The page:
Germany records first Zika transmission; sex with infected partner

Germany has recorded its first case where the Zika virus was transmitted on its territory, according to one of the country's leading public health institutes Friday, a case in which a woman contracted the disease during sex.

The woman in question had sex with a partner who had picked up the disease while in Puerto Rico, reported the Robert Koch Institute. Because of the patient's geographical location and the time of the year, the institute says it can rule out that the disease was spread by mosquito, the most common transmission method.

The institute would not say where in Germany the woman lives. The woman's partner had been in Puerto Rico in April. Similar cases have been seen across Europe.

"We assumed, that sooner or later there would be a transmission," said Christina Frank of the institute's infectious epidemiology unit. She said the odds of sexual transmission are much higher in Germany than transmission via mosquito.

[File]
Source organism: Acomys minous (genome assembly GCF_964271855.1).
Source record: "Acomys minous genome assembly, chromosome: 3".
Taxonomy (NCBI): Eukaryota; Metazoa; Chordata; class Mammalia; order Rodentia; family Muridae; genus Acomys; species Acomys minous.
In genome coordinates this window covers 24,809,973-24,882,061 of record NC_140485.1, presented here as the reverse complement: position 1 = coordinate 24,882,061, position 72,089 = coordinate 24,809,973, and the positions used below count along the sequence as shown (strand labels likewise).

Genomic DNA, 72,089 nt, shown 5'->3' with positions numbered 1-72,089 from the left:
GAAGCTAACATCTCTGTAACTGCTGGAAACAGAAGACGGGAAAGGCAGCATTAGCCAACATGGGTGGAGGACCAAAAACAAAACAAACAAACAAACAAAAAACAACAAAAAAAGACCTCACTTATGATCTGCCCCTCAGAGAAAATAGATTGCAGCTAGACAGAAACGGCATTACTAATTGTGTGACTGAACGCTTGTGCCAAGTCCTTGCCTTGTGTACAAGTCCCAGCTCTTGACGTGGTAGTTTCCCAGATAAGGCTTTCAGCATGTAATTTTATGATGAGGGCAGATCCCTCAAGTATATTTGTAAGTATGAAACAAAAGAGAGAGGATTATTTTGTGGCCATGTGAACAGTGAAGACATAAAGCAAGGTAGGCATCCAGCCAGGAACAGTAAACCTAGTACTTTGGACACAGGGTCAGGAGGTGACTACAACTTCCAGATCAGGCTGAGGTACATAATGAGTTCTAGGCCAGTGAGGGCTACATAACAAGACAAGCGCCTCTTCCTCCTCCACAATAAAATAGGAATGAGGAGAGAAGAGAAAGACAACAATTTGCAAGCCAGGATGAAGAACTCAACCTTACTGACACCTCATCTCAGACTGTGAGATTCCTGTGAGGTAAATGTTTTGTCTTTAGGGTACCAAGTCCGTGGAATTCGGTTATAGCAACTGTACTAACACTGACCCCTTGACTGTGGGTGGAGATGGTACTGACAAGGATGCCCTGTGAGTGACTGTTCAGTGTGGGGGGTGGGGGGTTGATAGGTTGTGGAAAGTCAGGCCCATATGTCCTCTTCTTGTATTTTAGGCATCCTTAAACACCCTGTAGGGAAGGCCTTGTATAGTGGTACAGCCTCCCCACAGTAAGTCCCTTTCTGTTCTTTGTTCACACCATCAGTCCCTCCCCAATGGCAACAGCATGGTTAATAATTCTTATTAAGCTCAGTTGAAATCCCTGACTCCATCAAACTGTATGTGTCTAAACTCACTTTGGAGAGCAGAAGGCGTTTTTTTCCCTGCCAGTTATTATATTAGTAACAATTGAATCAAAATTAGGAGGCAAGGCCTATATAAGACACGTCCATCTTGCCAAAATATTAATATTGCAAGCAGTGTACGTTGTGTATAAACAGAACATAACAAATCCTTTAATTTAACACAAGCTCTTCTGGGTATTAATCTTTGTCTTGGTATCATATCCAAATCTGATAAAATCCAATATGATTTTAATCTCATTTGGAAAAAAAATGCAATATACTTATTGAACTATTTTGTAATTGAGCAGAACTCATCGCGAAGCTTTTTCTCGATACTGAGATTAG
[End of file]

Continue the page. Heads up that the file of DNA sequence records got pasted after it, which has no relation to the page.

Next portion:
She said it would be impossible to rule out such cases in the future.

However, she noted that this does not make it impossible for people to protect themselves.

She noted people returning from areas at high risk for Zika should refrain from unprotected sex with pregnant women for half a year after their return. Those at risk of Zika who are in a relationship with a non-pregnant woman should restrict themselves to protected sex for a month after returning to Germany and other areas not prone to Zika, advises the World Health Organization.

The institute has recorded 49 cases in which people infected abroad brought Zika back to Germany. The case announced Friday marks the first time that the disease was transmitted on German territory.

The woman had not travelled to any areas with a high risk of Zika.

Much remains unknown about Zika, which has prompted many of the worries surrounding it. One of the main concerns is that, when pregnant woman become infected, their children can be born with microencephaly, a condition where the head and brain are significantly smaller than normal.

Although mosquitoes normally carry the disease, there is a brief window during the infection where a carrier can pass on the disease sexually, says Regine Heilbronn, head of the institute for virology at Berlin's Charite hospital.

Last update: Wed, 22/06/2016 - 15:01

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